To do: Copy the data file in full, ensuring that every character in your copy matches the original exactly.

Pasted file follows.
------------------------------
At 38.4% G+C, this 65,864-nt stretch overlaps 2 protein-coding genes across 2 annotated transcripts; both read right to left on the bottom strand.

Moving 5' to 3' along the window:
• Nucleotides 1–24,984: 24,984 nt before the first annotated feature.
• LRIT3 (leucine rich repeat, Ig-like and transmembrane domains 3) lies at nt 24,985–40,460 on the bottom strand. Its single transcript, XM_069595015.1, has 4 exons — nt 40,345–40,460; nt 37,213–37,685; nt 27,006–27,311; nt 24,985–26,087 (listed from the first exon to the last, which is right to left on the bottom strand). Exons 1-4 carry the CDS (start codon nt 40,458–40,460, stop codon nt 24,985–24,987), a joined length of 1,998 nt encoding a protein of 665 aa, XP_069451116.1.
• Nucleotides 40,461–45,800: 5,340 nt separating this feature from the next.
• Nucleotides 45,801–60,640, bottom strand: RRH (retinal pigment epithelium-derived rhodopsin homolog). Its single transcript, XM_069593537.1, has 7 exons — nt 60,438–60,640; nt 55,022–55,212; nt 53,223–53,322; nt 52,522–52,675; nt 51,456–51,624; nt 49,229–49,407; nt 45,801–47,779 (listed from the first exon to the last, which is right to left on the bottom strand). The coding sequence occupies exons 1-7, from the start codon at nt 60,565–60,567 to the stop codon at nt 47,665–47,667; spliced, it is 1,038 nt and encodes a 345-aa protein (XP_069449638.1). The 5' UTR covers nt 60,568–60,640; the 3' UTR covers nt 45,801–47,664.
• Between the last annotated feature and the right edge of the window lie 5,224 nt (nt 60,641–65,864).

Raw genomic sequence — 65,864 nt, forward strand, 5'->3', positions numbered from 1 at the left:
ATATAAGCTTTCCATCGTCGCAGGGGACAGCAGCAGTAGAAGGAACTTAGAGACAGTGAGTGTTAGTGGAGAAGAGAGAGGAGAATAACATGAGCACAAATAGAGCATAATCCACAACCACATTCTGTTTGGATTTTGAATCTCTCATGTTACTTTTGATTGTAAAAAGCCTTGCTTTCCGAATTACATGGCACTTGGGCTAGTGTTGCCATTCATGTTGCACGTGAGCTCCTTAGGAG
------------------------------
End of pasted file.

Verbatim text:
At 38.4% G+C, this 65,864-nt stretch overlaps 2 protein-coding genes across 2 annotated transcripts; both read right to left on the bottom strand.

Moving 5' to 3' along the window:
• Nucleotides 1–24,984: 24,984 nt before the first annotated feature.
• LRIT3 (leucine rich repeat, Ig-like and transmembrane domains 3) lies at nt 24,985–40,460 on the bottom strand. Its single transcript, XM_069595015.1, has 4 exons — nt 40,345–40,460; nt 37,213–37,685; nt 27,006–27,311; nt 24,985–26,087 (listed from the first exon to the last, which is right to left on the bottom strand). Exons 1-4 carry the CDS (start codon nt 40,458–40,460, stop codon nt 24,985–24,987), a joined length of 1,998 nt encoding a protein of 665 aa, XP_069451116.1.
• Nucleotides 40,461–45,800: 5,340 nt separating this feature from the next.
• Nucleotides 45,801–60,640, bottom strand: RRH (retinal pigment epithelium-derived rhodopsin homolog). Its single transcript, XM_069593537.1, has 7 exons — nt 60,438–60,640; nt 55,022–55,212; nt 53,223–53,322; nt 52,522–52,675; nt 51,456–51,624; nt 49,229–49,407; nt 45,801–47,779 (listed from the first exon to the last, which is right to left on the bottom strand). The coding sequence occupies exons 1-7, from the start codon at nt 60,565–60,567 to the stop codon at nt 47,665–47,667; spliced, it is 1,038 nt and encodes a 345-aa protein (XP_069449638.1). The 5' UTR covers nt 60,568–60,640; the 3' UTR covers nt 45,801–47,664.
• Between the last annotated feature and the right edge of the window lie 5,224 nt (nt 60,641–65,864).

Raw genomic sequence — 65,864 nt, forward strand, 5'->3', positions numbered from 1 at the left:
ATATAAGCTTTCCATCGTCGCAGGGGACAGCAGCAGTAGAAGGAACTTAGAGACAGTGAGTGTTAGTGGAGAAGAGAGAGGAGAATAACATGAGCACAAATAGAGCATAATCCACAACCACATTCTGTTTGGATTTTGAATCTCTCATGTTACTTTTGATTGTAAAAAGCCTTGCTTTCCGAATTACATGGCACTTGGGCTAGTGTTGCCATTCATGTTGCACGTGAGCTCCTTAGGAG